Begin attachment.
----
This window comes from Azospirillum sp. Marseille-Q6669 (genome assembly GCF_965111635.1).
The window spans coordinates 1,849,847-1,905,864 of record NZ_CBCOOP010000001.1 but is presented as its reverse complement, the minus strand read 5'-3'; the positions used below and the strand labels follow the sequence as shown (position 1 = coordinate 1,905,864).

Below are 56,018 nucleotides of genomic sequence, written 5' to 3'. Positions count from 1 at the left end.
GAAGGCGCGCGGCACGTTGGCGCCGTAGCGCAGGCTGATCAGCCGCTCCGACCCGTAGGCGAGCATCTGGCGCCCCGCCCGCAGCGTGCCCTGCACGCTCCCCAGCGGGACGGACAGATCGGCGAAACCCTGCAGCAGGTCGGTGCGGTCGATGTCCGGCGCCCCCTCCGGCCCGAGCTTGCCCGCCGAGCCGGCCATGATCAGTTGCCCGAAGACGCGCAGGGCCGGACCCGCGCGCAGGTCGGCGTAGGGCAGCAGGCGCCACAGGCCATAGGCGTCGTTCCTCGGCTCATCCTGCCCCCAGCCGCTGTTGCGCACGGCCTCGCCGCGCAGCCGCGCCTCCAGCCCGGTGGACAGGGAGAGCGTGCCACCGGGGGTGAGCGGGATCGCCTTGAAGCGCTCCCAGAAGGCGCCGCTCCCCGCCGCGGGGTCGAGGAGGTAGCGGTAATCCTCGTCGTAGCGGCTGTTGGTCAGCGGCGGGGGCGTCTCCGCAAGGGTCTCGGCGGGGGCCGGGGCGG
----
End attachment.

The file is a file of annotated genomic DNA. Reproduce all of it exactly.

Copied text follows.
This window comes from Azospirillum sp. Marseille-Q6669 (genome assembly GCF_965111635.1).
The window spans coordinates 1,849,847-1,905,864 of record NZ_CBCOOP010000001.1 but is presented as its reverse complement, the minus strand read 5'-3'; the positions used below and the strand labels follow the sequence as shown (position 1 = coordinate 1,905,864).

Below are 56,018 nucleotides of genomic sequence, written 5' to 3'. Positions count from 1 at the left end.
GAAGGCGCGCGGCACGTTGGCGCCGTAGCGCAGGCTGATCAGCCGCTCCGACCCGTAGGCGAGCATCTGGCGCCCCGCCCGCAGCGTGCCCTGCACGCTCCCCAGCGGGACGGACAGATCGGCGAAACCCTGCAGCAGGTCGGTGCGGTCGATGTCCGGCGCCCCCTCCGGCCCGAGCTTGCCCGCCGAGCCGGCCATGATCAGTTGCCCGAAGACGCGCAGGGCCGGACCCGCGCGCAGGTCGGCGTAGGGCAGCAGGCGCCACAGGCCATAGGCGTCGTTCCTCGGCTCATCCTGCCCCCAGCCGCTGTTGCGCACGGCCTCGCCGCGCAGCCGCGCCTCCAGCCCGGTGGACAGGGAGAGCGTGCCACCGGGGGTGAGCGGGATCGCCTTGAAGCGCTCCCAGAAGGCGCCGCTCCCCGCCGCGGGGTCGAGGAGGTAGCGGTAATCCTCGTCGTAGCGGCTGTTGGTCAGCGGCGGGGGCGTCTCCGCAAGGGTCTCGGCGGGGGCCGGGGCGG